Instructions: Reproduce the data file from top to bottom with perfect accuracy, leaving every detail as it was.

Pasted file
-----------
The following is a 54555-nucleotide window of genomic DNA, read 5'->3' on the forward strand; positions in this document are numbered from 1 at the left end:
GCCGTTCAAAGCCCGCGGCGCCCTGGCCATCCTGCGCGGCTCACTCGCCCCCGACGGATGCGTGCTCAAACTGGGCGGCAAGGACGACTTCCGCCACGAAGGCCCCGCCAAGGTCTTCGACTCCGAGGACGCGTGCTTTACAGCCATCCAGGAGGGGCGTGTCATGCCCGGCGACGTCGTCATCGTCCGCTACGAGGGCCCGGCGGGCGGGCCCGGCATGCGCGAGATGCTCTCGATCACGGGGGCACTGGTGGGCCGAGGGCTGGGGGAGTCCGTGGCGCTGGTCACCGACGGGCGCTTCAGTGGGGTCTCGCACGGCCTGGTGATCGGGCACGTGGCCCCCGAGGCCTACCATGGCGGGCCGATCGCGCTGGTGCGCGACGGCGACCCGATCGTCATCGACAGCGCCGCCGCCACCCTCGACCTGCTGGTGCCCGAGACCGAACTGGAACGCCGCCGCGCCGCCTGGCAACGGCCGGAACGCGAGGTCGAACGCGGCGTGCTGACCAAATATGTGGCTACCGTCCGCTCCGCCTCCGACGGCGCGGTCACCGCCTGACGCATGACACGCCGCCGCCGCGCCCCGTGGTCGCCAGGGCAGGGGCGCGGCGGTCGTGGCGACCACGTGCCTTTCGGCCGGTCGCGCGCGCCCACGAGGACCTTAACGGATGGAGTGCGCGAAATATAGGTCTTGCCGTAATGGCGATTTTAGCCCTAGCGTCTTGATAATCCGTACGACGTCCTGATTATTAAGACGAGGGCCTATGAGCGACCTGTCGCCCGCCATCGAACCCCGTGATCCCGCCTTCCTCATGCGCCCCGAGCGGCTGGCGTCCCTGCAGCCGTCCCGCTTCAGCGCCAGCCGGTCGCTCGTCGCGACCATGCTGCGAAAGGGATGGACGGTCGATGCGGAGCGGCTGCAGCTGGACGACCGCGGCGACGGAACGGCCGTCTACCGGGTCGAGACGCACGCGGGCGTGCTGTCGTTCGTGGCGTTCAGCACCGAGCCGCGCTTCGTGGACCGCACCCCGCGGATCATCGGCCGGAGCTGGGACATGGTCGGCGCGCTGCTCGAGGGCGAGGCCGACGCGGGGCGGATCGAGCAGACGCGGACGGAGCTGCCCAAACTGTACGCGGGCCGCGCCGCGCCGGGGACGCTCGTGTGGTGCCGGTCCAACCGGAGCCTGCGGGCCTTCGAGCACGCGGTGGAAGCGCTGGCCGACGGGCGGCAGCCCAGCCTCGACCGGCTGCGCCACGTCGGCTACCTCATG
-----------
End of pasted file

The following is a 54555-nucleotide window of genomic DNA, read 5'->3' on the forward strand; positions in this document are numbered from 1 at the left end:
GCCGTTCAAAGCCCGCGGCGCCCTGGCCATCCTGCGCGGCTCACTCGCCCCCGACGGATGCGTGCTCAAACTGGGCGGCAAGGACGACTTCCGCCACGAAGGCCCCGCCAAGGTCTTCGACTCCGAGGACGCGTGCTTTACAGCCATCCAGGAGGGGCGTGTCATGCCCGGCGACGTCGTCATCGTCCGCTACGAGGGCCCGGCGGGCGGGCCCGGCATGCGCGAGATGCTCTCGATCACGGGGGCACTGGTGGGCCGAGGGCTGGGGGAGTCCGTGGCGCTGGTCACCGACGGGCGCTTCAGTGGGGTCTCGCACGGCCTGGTGATCGGGCACGTGGCCCCCGAGGCCTACCATGGCGGGCCGATCGCGCTGGTGCGCGACGGCGACCCGATCGTCATCGACAGCGCCGCCGCCACCCTCGACCTGCTGGTGCCCGAGACCGAACTGGAACGCCGCCGCGCCGCCTGGCAACGGCCGGAACGCGAGGTCGAACGCGGCGTGCTGACCAAATATGTGGCTACCGTCCGCTCCGCCTCCGACGGCGCGGTCACCGCCTGACGCATGACACGCCGCCGCCGCGCCCCGTGGTCGCCAGGGCAGGGGCGCGGCGGTCGTGGCGACCACGTGCCTTTCGGCCGGTCGCGCGCGCCCACGAGGACCTTAACGGATGGAGTGCGCGAAATATAGGTCTTGCCGTAATGGCGATTTTAGCCCTAGCGTCTTGATAATCCGTACGACGTCCTGATTATTAAGACGAGGGCCTATGAGCGACCTGTCGCCCGCCATCGAACCCCGTGATCCCGCCTTCCTCATGCGCCCCGAGCGGCTGGCGTCCCTGCAGCCGTCCCGCTTCAGCGCCAGCCGGTCGCTCGTCGCGACCATGCTGCGAAAGGGATGGACGGTCGATGCGGAGCGGCTGCAGCTGGACGACCGCGGCGACGGAACGGCCGTCTACCGGGTCGAGACGCACGCGGGCGTGCTGTCGTTCGTGGCGTTCAGCACCGAGCCGCGCTTCGTGGACCGCACCCCGCGGATCATCGGCCGGAGCTGGGACATGGTCGGCGCGCTGCTCGAGGGCGAGGCCGACGCGGGGCGGATCGAGCAGACGCGGACGGAGCTGCCCAAACTGTACGCGGGCCGCGCCGCGCCGGGGACGCTCGTGTGGTGCCGGTCCAACCGGAGCCTGCGGGCCTTCGAGCACGCGGTGGAAGCGCTGGCCGACGGGCGGCAGCCCAGCCTCGACCGGCTGCGCCACGTCGGCTACCTCATG